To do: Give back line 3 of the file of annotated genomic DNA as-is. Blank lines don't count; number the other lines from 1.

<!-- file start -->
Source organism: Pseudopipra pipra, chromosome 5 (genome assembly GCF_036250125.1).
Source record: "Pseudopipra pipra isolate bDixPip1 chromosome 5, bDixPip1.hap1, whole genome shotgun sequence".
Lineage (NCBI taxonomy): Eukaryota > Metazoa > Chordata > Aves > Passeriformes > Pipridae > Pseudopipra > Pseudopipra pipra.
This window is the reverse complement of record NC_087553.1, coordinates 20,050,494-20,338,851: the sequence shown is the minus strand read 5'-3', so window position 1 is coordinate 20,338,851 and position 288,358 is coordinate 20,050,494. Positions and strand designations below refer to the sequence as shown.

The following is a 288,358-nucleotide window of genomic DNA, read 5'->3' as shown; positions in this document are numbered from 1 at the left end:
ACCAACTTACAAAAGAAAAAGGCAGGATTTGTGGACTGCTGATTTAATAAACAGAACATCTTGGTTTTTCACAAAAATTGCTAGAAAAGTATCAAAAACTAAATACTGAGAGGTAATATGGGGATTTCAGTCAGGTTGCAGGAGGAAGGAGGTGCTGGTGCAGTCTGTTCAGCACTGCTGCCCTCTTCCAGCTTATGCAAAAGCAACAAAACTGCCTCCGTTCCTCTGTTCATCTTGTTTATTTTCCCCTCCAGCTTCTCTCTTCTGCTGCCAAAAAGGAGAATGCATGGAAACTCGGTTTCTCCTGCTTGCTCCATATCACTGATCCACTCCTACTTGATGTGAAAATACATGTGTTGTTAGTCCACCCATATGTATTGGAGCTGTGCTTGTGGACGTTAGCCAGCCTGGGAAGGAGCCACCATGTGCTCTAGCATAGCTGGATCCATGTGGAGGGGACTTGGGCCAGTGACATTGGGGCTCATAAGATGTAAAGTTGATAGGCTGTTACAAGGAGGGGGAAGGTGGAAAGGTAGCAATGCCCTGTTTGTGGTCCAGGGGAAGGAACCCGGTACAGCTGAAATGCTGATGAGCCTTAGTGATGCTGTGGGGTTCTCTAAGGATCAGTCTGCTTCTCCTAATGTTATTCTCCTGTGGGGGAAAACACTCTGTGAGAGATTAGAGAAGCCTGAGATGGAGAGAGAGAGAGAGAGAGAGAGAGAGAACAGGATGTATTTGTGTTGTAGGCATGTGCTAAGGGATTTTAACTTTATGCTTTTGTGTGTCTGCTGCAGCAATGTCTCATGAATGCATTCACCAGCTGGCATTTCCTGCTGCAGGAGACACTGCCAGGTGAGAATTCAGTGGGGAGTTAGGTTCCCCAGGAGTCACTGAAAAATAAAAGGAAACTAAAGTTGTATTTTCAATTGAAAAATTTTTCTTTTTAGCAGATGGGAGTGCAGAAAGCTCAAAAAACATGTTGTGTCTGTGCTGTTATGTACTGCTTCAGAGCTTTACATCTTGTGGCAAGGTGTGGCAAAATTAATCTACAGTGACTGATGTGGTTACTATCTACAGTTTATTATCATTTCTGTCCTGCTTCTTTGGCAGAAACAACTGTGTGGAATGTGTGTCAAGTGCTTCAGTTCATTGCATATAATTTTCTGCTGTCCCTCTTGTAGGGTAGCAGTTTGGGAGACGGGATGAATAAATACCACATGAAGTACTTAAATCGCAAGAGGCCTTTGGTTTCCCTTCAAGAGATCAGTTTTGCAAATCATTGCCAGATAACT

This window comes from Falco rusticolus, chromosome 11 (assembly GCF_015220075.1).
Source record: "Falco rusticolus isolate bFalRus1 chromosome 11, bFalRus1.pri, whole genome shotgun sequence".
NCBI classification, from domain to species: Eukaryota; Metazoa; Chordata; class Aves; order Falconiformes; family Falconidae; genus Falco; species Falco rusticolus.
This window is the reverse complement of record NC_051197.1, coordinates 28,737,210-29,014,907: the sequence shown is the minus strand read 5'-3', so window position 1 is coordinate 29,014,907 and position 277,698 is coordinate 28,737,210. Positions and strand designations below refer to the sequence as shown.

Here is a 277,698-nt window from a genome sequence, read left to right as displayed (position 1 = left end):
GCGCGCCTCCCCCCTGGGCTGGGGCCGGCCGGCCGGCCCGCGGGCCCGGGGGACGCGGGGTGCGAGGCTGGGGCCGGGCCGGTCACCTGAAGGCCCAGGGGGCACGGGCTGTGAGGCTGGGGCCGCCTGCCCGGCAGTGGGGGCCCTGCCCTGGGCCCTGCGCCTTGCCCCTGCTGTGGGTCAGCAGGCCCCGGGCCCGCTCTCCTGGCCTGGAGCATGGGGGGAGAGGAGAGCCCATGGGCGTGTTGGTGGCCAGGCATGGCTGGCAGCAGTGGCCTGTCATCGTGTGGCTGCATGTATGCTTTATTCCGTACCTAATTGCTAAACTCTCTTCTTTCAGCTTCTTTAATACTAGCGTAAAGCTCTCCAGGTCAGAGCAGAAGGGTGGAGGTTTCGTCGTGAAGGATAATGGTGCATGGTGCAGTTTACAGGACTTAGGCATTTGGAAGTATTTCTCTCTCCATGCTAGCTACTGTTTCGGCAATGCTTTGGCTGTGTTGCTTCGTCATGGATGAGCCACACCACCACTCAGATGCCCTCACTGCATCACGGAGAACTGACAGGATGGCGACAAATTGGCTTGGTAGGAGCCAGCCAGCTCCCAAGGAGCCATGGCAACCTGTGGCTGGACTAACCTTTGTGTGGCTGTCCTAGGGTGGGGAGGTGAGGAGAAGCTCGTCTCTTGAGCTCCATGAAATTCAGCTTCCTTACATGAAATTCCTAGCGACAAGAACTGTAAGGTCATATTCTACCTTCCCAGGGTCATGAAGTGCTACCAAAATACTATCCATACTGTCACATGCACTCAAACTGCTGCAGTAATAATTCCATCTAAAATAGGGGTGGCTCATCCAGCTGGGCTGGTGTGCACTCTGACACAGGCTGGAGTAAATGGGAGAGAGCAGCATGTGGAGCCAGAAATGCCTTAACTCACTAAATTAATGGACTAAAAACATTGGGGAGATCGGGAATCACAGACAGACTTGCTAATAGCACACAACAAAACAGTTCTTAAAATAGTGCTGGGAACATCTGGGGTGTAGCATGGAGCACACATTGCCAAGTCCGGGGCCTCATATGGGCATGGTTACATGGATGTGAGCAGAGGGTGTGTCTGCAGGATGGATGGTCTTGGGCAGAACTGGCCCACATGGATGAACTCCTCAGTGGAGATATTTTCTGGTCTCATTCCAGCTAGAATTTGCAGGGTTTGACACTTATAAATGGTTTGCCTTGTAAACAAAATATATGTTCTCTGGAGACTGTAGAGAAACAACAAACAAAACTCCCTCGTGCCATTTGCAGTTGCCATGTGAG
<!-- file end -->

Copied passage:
Lineage (NCBI taxonomy): Eukaryota > Metazoa > Chordata > Aves > Passeriformes > Pipridae > Pseudopipra > Pseudopipra pipra.